2. re: hummingbird

                                                  Not at high end restaurants where there is a "chef" but my FIL almost never orders off the menu at Chinese restaurants, even the chinese menus. He talks to the cook/chef and then they decide (I don't understand what they're saying and how they're deciding) what we're having. Similarly, my parents' friends will sometimes bring their own food to chinese restaurants and have the chef prepare it. I brought fresh lobsters from Boston as a gift to someone, and they took it to a restaurant (they know the owners) to cook because they couldn't. The chef/cook at some restaurants see it as a challenge, kind of like iron chef.

                                                  1. re: chowser

                                                    This is something that's very common in Chinese restaurants, where you are ordering the chef's skill, not the dishes that the chef has available that day. It doesn't hurt that in most Chinese kitchens, there is a LOT more food prepped than in most Western kitchens.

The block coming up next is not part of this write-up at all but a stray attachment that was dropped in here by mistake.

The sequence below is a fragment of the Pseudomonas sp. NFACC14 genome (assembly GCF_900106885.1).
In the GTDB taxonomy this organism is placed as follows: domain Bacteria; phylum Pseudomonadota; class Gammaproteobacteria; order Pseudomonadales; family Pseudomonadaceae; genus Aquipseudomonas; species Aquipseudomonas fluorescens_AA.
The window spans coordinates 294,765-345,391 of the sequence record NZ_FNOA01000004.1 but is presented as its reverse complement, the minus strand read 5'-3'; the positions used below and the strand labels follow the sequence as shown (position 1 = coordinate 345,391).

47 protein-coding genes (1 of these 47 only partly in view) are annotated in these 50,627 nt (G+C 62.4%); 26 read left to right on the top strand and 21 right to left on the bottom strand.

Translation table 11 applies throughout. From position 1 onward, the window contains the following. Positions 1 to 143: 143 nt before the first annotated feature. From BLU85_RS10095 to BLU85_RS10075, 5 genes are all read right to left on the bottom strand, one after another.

Ordering a Chinese meal can be like a test -- they give you all the "Westernised" dishes and you have to reject them and demand better dishes. I've seen it go to the point of slinging insults between the order-taker and the order-giver... "You wouldn't know the difference between wonton and thousand-cranes soup anyway." "Is the chef so bad that his best dish is egg rolls?"

                                                    1. re: Das Ubergeek

                                                      The first time I saw my FIL do it, I was ready to crawl under the table, the discussion got really heated. No one else seemed to bat an eye. It was a very Americanized chinese restaurant but we got a great meal.

                                                3. re: rebs